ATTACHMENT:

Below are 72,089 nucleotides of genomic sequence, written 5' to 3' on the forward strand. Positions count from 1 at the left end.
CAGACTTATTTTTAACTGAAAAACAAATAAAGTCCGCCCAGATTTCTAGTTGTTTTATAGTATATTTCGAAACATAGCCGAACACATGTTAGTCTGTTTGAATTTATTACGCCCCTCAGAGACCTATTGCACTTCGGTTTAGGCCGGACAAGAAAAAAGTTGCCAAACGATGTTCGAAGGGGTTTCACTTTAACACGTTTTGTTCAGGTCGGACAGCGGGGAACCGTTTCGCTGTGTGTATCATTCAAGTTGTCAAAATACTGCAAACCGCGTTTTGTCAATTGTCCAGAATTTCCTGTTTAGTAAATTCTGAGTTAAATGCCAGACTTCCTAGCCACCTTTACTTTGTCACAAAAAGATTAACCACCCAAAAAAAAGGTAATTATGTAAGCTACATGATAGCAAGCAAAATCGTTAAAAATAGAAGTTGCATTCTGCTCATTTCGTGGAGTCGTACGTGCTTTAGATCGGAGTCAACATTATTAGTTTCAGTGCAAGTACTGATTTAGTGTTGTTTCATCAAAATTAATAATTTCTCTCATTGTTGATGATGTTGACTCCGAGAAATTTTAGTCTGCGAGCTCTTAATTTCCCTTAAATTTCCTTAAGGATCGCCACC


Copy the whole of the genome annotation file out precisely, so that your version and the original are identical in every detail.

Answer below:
Below are 72,089 nucleotides of genomic sequence, written 5' to 3' on the forward strand. Positions count from 1 at the left end.
CAGACTTATTTTTAACTGAAAAACAAATAAAGTCCGCCCAGATTTCTAGTTGTTTTATAGTATATTTCGAAACATAGCCGAACACATGTTAGTCTGTTTGAATTTATTACGCCCCTCAGAGACCTATTGCACTTCGGTTTAGGCCGGACAAGAAAAAAGTTGCCAAACGATGTTCGAAGGGGTTTCACTTTAACACGTTTTGTTCAGGTCGGACAGCGGGGAACCGTTTCGCTGTGTGTATCATTCAAGTTGTCAAAATACTGCAAACCGCGTTTTGTCAATTGTCCAGAATTTCCTGTTTAGTAAATTCTGAGTTAAATGCCAGACTTCCTAGCCACCTTTACTTTGTCACAAAAAGATTAACCACCCAAAAAAAAGGTAATTATGTAAGCTACATGATAGCAAGCAAAATCGTTAAAAATAGAAGTTGCATTCTGCTCATTTCGTGGAGTCGTACGTGCTTTAGATCGGAGTCAACATTATTAGTTTCAGTGCAAGTACTGATTTAGTGTTGTTTCATCAAAATTAATAATTTCTCTCATTGTTGATGATGTTGACTCCGAGAAATTTTAGTCTGCGAGCTCTTAATTTCCCTTAAATTTCCTTAAGGATCGCCACC